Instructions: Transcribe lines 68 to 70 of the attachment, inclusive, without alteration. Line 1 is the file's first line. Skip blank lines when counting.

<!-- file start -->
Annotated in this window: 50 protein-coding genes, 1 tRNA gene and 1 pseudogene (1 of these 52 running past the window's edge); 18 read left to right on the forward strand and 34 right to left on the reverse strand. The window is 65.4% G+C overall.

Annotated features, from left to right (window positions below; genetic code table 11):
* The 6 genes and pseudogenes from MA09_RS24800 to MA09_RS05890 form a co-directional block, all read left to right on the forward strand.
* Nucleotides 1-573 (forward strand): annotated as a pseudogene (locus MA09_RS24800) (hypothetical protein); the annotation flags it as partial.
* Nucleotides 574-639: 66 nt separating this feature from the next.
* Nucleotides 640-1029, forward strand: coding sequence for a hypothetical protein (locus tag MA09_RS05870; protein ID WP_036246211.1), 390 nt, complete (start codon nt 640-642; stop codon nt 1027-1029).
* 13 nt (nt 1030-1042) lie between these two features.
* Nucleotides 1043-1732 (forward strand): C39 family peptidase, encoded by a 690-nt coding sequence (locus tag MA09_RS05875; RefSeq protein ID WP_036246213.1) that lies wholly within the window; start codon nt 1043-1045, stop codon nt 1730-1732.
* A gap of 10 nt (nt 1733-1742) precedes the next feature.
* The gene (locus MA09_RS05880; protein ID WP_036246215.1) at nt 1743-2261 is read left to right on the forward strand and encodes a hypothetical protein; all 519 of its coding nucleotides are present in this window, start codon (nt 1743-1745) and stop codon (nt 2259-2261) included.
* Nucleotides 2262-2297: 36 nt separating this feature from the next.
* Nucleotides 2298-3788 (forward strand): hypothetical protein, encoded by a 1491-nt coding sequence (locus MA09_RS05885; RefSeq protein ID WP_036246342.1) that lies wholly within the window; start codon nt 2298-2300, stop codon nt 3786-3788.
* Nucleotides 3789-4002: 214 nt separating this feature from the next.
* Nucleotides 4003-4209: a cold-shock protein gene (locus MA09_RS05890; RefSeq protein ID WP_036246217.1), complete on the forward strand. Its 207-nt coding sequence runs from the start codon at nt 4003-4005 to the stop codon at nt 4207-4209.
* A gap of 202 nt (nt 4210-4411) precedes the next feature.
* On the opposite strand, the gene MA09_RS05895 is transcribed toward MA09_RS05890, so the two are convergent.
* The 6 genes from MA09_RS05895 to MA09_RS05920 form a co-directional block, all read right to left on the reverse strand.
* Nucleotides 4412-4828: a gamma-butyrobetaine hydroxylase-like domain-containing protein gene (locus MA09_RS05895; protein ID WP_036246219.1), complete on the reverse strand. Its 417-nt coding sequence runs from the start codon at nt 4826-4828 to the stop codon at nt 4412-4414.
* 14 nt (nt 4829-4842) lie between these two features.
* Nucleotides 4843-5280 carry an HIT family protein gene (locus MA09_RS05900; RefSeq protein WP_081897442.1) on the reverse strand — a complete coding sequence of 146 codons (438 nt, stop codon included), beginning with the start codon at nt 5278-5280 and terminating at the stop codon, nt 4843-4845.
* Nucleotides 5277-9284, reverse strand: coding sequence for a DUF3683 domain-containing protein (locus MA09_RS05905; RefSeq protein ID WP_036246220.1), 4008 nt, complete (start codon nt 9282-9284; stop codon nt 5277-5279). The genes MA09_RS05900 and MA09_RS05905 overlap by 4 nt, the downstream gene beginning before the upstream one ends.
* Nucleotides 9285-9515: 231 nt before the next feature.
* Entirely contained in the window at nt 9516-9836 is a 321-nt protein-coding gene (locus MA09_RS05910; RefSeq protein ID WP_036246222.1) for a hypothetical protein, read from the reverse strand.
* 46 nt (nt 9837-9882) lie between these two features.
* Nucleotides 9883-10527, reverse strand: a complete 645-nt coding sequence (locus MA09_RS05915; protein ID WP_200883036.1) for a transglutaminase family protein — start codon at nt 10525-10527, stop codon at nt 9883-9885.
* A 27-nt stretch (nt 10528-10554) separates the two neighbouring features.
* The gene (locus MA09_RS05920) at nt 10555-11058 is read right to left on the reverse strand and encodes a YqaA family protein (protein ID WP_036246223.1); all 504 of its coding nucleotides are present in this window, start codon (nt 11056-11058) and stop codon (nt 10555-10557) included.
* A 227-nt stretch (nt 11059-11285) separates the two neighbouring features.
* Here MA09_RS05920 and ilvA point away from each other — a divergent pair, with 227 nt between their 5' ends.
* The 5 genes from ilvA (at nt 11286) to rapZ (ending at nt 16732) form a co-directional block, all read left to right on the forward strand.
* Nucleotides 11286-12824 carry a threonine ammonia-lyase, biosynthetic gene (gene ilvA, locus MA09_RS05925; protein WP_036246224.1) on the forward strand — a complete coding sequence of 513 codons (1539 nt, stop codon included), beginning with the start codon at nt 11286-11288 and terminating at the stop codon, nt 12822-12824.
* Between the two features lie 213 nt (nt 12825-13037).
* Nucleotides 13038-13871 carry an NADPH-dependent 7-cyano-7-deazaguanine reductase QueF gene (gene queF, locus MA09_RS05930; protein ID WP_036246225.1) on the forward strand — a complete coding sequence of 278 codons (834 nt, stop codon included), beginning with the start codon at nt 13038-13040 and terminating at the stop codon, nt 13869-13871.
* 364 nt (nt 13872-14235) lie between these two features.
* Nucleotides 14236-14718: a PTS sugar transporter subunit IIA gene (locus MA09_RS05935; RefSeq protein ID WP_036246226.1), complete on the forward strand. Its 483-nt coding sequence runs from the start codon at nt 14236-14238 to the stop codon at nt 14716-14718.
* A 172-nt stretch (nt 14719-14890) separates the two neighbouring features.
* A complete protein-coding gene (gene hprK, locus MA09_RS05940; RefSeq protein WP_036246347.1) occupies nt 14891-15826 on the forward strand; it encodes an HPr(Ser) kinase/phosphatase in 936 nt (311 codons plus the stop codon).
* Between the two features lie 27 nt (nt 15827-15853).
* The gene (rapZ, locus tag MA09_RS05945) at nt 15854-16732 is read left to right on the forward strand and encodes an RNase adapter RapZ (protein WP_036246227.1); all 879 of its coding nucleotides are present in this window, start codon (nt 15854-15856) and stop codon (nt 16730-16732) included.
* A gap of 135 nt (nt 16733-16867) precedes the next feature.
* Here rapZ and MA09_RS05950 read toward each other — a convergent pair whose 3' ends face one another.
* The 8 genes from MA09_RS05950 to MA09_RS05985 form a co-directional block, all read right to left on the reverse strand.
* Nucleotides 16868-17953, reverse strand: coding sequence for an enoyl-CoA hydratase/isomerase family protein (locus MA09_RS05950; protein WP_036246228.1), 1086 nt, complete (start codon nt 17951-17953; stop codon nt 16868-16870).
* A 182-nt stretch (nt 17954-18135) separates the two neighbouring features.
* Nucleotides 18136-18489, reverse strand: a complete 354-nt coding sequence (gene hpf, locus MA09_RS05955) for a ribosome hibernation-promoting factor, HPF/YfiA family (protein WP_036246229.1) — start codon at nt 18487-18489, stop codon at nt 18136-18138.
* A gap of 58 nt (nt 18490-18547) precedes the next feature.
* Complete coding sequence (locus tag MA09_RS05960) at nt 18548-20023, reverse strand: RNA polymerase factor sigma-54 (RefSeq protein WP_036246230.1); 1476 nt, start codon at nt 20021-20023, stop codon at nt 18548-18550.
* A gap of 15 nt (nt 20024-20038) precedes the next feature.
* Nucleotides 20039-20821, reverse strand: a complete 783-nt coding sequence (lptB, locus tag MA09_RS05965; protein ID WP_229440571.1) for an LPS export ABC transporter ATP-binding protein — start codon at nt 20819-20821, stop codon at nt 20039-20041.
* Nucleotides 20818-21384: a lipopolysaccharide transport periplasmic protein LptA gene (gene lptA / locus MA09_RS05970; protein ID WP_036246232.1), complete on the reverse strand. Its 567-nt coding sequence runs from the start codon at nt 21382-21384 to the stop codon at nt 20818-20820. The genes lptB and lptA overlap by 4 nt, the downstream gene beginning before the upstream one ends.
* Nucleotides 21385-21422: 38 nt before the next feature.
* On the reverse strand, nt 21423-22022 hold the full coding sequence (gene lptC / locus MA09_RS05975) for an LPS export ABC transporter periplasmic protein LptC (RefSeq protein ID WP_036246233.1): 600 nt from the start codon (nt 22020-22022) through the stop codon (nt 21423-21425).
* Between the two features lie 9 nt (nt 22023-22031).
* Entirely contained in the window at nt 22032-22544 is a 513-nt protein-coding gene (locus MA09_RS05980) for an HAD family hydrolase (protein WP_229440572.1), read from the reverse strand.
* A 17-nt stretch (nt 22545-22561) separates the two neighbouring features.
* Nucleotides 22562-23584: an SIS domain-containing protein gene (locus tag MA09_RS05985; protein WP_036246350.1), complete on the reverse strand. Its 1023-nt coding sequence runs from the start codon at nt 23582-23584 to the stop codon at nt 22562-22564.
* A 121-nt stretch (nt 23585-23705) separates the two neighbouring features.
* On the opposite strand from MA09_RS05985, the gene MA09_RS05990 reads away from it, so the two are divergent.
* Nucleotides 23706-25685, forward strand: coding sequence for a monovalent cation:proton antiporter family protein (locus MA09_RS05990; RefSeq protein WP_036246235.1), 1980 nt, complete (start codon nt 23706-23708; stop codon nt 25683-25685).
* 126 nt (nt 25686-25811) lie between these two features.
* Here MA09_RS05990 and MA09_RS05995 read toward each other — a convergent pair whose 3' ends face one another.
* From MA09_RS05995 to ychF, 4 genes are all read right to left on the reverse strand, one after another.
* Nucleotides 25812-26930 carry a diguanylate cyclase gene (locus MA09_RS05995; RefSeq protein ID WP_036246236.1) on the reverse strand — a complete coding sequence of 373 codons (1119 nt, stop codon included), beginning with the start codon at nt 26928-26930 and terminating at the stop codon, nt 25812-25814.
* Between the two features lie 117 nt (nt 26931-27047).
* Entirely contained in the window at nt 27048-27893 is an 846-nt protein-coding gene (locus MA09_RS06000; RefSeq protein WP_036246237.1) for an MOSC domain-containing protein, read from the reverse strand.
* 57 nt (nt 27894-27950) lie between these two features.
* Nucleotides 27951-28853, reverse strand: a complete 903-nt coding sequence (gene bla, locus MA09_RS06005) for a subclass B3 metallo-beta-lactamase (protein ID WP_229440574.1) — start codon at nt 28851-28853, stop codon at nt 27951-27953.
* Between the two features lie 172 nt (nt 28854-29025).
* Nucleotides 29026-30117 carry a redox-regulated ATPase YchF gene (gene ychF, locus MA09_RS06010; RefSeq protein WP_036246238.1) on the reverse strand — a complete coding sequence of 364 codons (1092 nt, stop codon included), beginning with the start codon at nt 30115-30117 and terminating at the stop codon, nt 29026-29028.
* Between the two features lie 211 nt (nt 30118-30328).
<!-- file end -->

* Between the two features lie 172 nt (nt 28854-29025).
* Nucleotides 29026-30117 carry a redox-regulated ATPase YchF gene (gene ychF, locus MA09_RS06010; RefSeq protein WP_036246238.1) on the reverse strand — a complete coding sequence of 364 codons (1092 nt, stop codon included), beginning with the start codon at nt 30115-30117 and terminating at the stop codon, nt 29026-29028.
* Between the two features lie 211 nt (nt 30118-30328).